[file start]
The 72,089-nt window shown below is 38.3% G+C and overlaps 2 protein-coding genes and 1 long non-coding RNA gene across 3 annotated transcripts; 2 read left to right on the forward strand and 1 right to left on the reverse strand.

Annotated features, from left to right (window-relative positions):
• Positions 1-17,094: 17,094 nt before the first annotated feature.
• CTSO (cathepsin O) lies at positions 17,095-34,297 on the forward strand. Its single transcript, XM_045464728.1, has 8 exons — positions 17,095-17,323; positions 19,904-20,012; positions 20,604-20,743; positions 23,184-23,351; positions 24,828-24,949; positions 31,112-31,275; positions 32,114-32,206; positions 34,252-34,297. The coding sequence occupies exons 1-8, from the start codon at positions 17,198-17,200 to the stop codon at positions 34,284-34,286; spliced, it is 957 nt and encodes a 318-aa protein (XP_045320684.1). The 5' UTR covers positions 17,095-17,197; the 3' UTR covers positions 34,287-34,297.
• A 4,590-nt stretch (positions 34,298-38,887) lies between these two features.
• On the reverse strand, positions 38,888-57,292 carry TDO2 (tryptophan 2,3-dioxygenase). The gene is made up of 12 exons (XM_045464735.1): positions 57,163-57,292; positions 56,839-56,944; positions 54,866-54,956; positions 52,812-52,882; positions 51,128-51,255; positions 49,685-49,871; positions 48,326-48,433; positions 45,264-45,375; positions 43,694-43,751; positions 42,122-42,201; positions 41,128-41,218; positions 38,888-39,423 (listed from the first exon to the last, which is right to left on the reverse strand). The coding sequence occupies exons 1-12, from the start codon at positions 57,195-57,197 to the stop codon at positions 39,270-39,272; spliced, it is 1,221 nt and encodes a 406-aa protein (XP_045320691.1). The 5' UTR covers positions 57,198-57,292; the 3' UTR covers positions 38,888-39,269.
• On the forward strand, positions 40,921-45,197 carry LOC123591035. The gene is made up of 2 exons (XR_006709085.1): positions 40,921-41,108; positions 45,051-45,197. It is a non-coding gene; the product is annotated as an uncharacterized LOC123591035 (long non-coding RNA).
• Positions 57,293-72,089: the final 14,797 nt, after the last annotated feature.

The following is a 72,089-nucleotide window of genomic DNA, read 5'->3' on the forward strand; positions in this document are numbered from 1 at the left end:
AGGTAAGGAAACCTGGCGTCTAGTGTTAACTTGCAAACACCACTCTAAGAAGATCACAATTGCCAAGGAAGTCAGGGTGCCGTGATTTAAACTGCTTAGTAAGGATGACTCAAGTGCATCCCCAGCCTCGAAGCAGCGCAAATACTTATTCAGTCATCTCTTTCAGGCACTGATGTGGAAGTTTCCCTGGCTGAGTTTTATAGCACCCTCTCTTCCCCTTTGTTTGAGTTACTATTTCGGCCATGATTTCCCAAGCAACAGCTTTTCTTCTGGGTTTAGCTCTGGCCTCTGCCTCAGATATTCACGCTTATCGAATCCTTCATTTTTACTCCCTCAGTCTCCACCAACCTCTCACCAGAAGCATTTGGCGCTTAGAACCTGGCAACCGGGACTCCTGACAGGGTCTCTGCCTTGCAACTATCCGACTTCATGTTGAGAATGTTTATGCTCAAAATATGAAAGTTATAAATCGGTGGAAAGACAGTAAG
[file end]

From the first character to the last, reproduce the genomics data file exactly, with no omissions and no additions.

The 72,089-nt window shown below is 38.3% G+C and overlaps 2 protein-coding genes and 1 long non-coding RNA gene across 3 annotated transcripts; 2 read left to right on the forward strand and 1 right to left on the reverse strand.

Annotated features, from left to right (window-relative positions):
• Positions 1-17,094: 17,094 nt before the first annotated feature.
• CTSO (cathepsin O) lies at positions 17,095-34,297 on the forward strand. Its single transcript, XM_045464728.1, has 8 exons — positions 17,095-17,323; positions 19,904-20,012; positions 20,604-20,743; positions 23,184-23,351; positions 24,828-24,949; positions 31,112-31,275; positions 32,114-32,206; positions 34,252-34,297. The coding sequence occupies exons 1-8, from the start codon at positions 17,198-17,200 to the stop codon at positions 34,284-34,286; spliced, it is 957 nt and encodes a 318-aa protein (XP_045320684.1). The 5' UTR covers positions 17,095-17,197; the 3' UTR covers positions 34,287-34,297.
• A 4,590-nt stretch (positions 34,298-38,887) lies between these two features.
• On the reverse strand, positions 38,888-57,292 carry TDO2 (tryptophan 2,3-dioxygenase). The gene is made up of 12 exons (XM_045464735.1): positions 57,163-57,292; positions 56,839-56,944; positions 54,866-54,956; positions 52,812-52,882; positions 51,128-51,255; positions 49,685-49,871; positions 48,326-48,433; positions 45,264-45,375; positions 43,694-43,751; positions 42,122-42,201; positions 41,128-41,218; positions 38,888-39,423 (listed from the first exon to the last, which is right to left on the reverse strand). The coding sequence occupies exons 1-12, from the start codon at positions 57,195-57,197 to the stop codon at positions 39,270-39,272; spliced, it is 1,221 nt and encodes a 406-aa protein (XP_045320691.1). The 5' UTR covers positions 57,198-57,292; the 3' UTR covers positions 38,888-39,269.
• On the forward strand, positions 40,921-45,197 carry LOC123591035. The gene is made up of 2 exons (XR_006709085.1): positions 40,921-41,108; positions 45,051-45,197. It is a non-coding gene; the product is annotated as an uncharacterized LOC123591035 (long non-coding RNA).
• Positions 57,293-72,089: the final 14,797 nt, after the last annotated feature.

The following is a 72,089-nucleotide window of genomic DNA, read 5'->3' on the forward strand; positions in this document are numbered from 1 at the left end:
AGGTAAGGAAACCTGGCGTCTAGTGTTAACTTGCAAACACCACTCTAAGAAGATCACAATTGCCAAGGAAGTCAGGGTGCCGTGATTTAAACTGCTTAGTAAGGATGACTCAAGTGCATCCCCAGCCTCGAAGCAGCGCAAATACTTATTCAGTCATCTCTTTCAGGCACTGATGTGGAAGTTTCCCTGGCTGAGTTTTATAGCACCCTCTCTTCCCCTTTGTTTGAGTTACTATTTCGGCCATGATTTCCCAAGCAACAGCTTTTCTTCTGGGTTTAGCTCTGGCCTCTGCCTCAGATATTCACGCTTATCGAATCCTTCATTTTTACTCCCTCAGTCTCCACCAACCTCTCACCAGAAGCATTTGGCGCTTAGAACCTGGCAACCGGGACTCCTGACAGGGTCTCTGCCTTGCAACTATCCGACTTCATGTTGAGAATGTTTATGCTCAAAATATGAAAGTTATAAATCGGTGGAAAGACAGTAAG